Gagosian Gallery, Mayfair
TateHindle’s scheme at 20 Grosvenor Hill transforms an outdated 1960s office block, situated between a multi-storey basement car park and residential tower, into a contemporary building occupied by the Gagosian Gallery. The new gallery is an integral part of developer Grosvenor’s long-term transformation of Mayfair as a place to live, work and visit. The design draws on the area’s art heritage, connecting seamlessly with the public realm.
Externally, the podium is clad in handmade ‘artisan’ Roman bricks in a blue-grey palette. The bricks are elongated and flatter than standard stock, giving a textured look and feel to the facade. Depending on the level of daylight, the brickwork has a unique ephemeral appearance through the play of light, shadow and texture.
The western side of the podium is defined by a simple brick structure with full height glass doors and vitrine windows punctuating the facade and advertising the main gallery spaces. The windows on the eastern side of the building create a vertical rhythm along the street and mirror the architectural composition of the residential tower above.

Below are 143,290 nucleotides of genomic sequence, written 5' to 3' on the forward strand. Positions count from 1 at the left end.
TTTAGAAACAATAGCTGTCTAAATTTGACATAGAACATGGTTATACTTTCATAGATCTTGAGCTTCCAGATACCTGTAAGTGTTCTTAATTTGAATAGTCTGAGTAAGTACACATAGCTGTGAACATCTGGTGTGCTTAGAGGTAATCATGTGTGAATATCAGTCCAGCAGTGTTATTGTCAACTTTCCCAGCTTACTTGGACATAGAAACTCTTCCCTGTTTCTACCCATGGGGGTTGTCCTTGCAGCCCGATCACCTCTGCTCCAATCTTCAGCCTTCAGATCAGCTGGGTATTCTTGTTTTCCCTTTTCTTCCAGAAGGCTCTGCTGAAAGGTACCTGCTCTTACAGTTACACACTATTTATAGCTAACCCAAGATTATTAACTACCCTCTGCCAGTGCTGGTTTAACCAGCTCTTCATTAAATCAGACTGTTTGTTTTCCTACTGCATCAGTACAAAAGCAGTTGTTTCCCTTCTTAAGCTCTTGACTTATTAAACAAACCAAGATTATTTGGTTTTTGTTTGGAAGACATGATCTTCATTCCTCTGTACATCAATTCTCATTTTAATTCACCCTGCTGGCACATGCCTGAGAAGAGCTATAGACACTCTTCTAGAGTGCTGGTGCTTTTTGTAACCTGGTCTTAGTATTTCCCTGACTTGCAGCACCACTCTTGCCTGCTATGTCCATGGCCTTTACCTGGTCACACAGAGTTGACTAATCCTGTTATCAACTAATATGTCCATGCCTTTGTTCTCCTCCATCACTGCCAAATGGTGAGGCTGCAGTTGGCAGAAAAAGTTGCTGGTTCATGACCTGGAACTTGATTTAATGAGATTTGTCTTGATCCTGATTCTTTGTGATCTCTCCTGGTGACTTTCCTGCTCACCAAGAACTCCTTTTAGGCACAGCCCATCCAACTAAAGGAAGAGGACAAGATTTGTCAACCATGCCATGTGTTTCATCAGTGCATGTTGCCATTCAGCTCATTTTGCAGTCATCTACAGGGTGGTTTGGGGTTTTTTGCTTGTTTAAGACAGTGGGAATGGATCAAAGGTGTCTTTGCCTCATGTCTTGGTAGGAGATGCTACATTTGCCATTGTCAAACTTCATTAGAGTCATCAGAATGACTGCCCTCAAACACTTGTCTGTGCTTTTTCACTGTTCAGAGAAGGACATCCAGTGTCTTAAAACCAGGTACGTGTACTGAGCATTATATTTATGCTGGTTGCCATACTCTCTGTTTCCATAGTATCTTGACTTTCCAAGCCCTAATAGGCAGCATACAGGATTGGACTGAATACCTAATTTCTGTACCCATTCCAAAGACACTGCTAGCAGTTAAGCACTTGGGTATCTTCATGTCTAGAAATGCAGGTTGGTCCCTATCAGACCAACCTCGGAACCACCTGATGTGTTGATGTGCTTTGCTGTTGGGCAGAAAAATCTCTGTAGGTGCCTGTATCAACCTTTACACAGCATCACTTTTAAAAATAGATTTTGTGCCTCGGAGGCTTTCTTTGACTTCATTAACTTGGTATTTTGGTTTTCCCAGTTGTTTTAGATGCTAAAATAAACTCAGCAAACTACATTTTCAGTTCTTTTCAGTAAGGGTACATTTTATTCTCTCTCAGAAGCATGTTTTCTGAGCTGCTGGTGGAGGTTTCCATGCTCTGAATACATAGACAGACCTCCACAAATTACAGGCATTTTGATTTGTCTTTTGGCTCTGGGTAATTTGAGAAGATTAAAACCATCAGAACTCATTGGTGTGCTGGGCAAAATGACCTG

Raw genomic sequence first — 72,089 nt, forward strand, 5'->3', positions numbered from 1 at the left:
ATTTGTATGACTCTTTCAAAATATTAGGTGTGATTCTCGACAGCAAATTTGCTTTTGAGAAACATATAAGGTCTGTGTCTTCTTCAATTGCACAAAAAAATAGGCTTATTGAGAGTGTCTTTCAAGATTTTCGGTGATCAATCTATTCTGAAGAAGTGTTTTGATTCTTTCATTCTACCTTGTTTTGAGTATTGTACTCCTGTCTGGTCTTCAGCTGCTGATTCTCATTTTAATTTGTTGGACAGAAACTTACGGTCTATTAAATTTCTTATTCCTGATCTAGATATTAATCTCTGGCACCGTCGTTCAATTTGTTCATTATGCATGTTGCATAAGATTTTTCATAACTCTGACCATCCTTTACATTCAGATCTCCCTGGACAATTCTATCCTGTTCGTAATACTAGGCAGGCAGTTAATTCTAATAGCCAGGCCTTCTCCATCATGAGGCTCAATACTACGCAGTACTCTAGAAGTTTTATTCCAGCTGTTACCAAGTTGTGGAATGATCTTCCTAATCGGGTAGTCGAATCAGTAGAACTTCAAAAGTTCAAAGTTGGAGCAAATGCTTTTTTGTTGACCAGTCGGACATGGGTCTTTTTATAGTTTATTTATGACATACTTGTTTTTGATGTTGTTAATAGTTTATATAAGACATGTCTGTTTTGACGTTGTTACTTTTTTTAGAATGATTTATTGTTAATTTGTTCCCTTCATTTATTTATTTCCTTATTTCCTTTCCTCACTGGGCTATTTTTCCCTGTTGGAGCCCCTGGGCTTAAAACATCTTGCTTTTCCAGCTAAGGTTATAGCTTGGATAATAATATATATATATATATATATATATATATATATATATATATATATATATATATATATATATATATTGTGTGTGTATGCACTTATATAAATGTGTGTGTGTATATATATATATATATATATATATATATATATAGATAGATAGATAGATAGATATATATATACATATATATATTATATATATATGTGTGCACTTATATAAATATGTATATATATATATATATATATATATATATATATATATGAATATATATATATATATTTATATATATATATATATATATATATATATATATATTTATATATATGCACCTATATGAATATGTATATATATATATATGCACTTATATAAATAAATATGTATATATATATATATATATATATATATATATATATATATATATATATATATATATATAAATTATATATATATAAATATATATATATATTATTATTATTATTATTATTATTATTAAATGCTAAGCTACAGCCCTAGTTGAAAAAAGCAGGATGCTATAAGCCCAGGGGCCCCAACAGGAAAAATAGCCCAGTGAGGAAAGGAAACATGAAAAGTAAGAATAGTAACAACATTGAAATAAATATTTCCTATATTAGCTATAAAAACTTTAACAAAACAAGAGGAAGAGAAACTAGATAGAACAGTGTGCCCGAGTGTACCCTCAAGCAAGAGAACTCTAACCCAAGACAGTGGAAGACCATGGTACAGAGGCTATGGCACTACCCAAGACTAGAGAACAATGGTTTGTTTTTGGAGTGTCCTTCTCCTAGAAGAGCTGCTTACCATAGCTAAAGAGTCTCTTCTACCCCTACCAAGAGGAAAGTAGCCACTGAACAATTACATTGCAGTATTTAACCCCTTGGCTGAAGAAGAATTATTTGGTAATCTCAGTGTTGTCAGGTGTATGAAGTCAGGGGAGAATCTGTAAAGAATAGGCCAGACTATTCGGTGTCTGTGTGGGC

Internally, the first floor slab in the podium has been removed to create a spacious double-height gallery. Designed by Caruso St John, the interior provides 560sqm of gallery space in four connected rooms. The feeling of natural light is a key feature of the gallery. The primary source of lighting is a large lay light in each room, which illuminates the whole space. The lay light is an artificial source, using arrays of LEDs in the ceiling space between the roof beams, above the glazing. Beyond the gallery at the first floor level, are the private viewing rooms and offices.